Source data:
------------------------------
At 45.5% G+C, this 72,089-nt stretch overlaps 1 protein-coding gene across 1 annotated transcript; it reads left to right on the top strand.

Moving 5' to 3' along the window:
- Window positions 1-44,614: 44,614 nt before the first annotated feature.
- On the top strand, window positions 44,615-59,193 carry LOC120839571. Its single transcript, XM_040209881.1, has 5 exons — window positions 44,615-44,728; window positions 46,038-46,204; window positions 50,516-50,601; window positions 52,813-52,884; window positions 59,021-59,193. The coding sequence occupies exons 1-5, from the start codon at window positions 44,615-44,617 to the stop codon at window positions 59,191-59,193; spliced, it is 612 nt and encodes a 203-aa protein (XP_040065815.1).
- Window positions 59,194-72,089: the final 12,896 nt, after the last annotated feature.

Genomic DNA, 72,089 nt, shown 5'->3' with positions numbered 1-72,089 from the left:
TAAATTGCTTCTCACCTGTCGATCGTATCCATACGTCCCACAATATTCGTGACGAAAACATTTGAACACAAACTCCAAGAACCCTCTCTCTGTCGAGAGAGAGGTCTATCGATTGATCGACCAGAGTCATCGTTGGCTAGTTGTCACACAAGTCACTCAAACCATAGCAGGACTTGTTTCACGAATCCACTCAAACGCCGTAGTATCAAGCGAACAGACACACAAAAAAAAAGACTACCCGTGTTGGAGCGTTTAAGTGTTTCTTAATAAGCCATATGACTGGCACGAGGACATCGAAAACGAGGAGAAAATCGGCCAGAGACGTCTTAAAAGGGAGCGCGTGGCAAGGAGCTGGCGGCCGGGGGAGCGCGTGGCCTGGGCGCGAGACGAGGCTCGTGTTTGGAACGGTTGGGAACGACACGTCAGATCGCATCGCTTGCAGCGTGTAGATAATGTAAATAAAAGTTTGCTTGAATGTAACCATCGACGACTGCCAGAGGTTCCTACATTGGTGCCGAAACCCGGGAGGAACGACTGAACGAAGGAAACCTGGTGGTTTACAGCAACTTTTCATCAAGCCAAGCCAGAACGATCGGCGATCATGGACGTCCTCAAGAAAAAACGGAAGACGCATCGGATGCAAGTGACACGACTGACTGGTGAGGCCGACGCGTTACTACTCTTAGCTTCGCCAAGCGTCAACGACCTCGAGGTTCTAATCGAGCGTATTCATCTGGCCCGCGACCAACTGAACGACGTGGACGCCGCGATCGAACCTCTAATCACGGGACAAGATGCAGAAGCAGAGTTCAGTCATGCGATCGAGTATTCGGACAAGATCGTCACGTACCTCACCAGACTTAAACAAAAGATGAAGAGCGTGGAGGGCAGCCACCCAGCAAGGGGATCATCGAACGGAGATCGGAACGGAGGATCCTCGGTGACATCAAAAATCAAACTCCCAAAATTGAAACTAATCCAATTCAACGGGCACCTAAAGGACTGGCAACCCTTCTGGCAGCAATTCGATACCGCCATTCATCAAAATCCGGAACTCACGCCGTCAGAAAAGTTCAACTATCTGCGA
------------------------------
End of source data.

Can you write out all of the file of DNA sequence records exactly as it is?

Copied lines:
At 45.5% G+C, this 72,089-nt stretch overlaps 1 protein-coding gene across 1 annotated transcript; it reads left to right on the top strand.

Moving 5' to 3' along the window:
- Window positions 1-44,614: 44,614 nt before the first annotated feature.
- On the top strand, window positions 44,615-59,193 carry LOC120839571. Its single transcript, XM_040209881.1, has 5 exons — window positions 44,615-44,728; window positions 46,038-46,204; window positions 50,516-50,601; window positions 52,813-52,884; window positions 59,021-59,193. The coding sequence occupies exons 1-5, from the start codon at window positions 44,615-44,617 to the stop codon at window positions 59,191-59,193; spliced, it is 612 nt and encodes a 203-aa protein (XP_040065815.1).
- Window positions 59,194-72,089: the final 12,896 nt, after the last annotated feature.

Genomic DNA, 72,089 nt, shown 5'->3' with positions numbered 1-72,089 from the left:
TAAATTGCTTCTCACCTGTCGATCGTATCCATACGTCCCACAATATTCGTGACGAAAACATTTGAACACAAACTCCAAGAACCCTCTCTCTGTCGAGAGAGAGGTCTATCGATTGATCGACCAGAGTCATCGTTGGCTAGTTGTCACACAAGTCACTCAAACCATAGCAGGACTTGTTTCACGAATCCACTCAAACGCCGTAGTATCAAGCGAACAGACACACAAAAAAAAAGACTACCCGTGTTGGAGCGTTTAAGTGTTTCTTAATAAGCCATATGACTGGCACGAGGACATCGAAAACGAGGAGAAAATCGGCCAGAGACGTCTTAAAAGGGAGCGCGTGGCAAGGAGCTGGCGGCCGGGGGAGCGCGTGGCCTGGGCGCGAGACGAGGCTCGTGTTTGGAACGGTTGGGAACGACACGTCAGATCGCATCGCTTGCAGCGTGTAGATAATGTAAATAAAAGTTTGCTTGAATGTAACCATCGACGACTGCCAGAGGTTCCTACATTGGTGCCGAAACCCGGGAGGAACGACTGAACGAAGGAAACCTGGTGGTTTACAGCAACTTTTCATCAAGCCAAGCCAGAACGATCGGCGATCATGGACGTCCTCAAGAAAAAACGGAAGACGCATCGGATGCAAGTGACACGACTGACTGGTGAGGCCGACGCGTTACTACTCTTAGCTTCGCCAAGCGTCAACGACCTCGAGGTTCTAATCGAGCGTATTCATCTGGCCCGCGACCAACTGAACGACGTGGACGCCGCGATCGAACCTCTAATCACGGGACAAGATGCAGAAGCAGAGTTCAGTCATGCGATCGAGTATTCGGACAAGATCGTCACGTACCTCACCAGACTTAAACAAAAGATGAAGAGCGTGGAGGGCAGCCACCCAGCAAGGGGATCATCGAACGGAGATCGGAACGGAGGATCCTCGGTGACATCAAAAATCAAACTCCCAAAATTGAAACTAATCCAATTCAACGGGCACCTAAAGGACTGGCAACCCTTCTGGCAGCAATTCGATACCGCCATTCATCAAAATCCGGAACTCACGCCGTCAGAAAAGTTCAACTATCTGCGA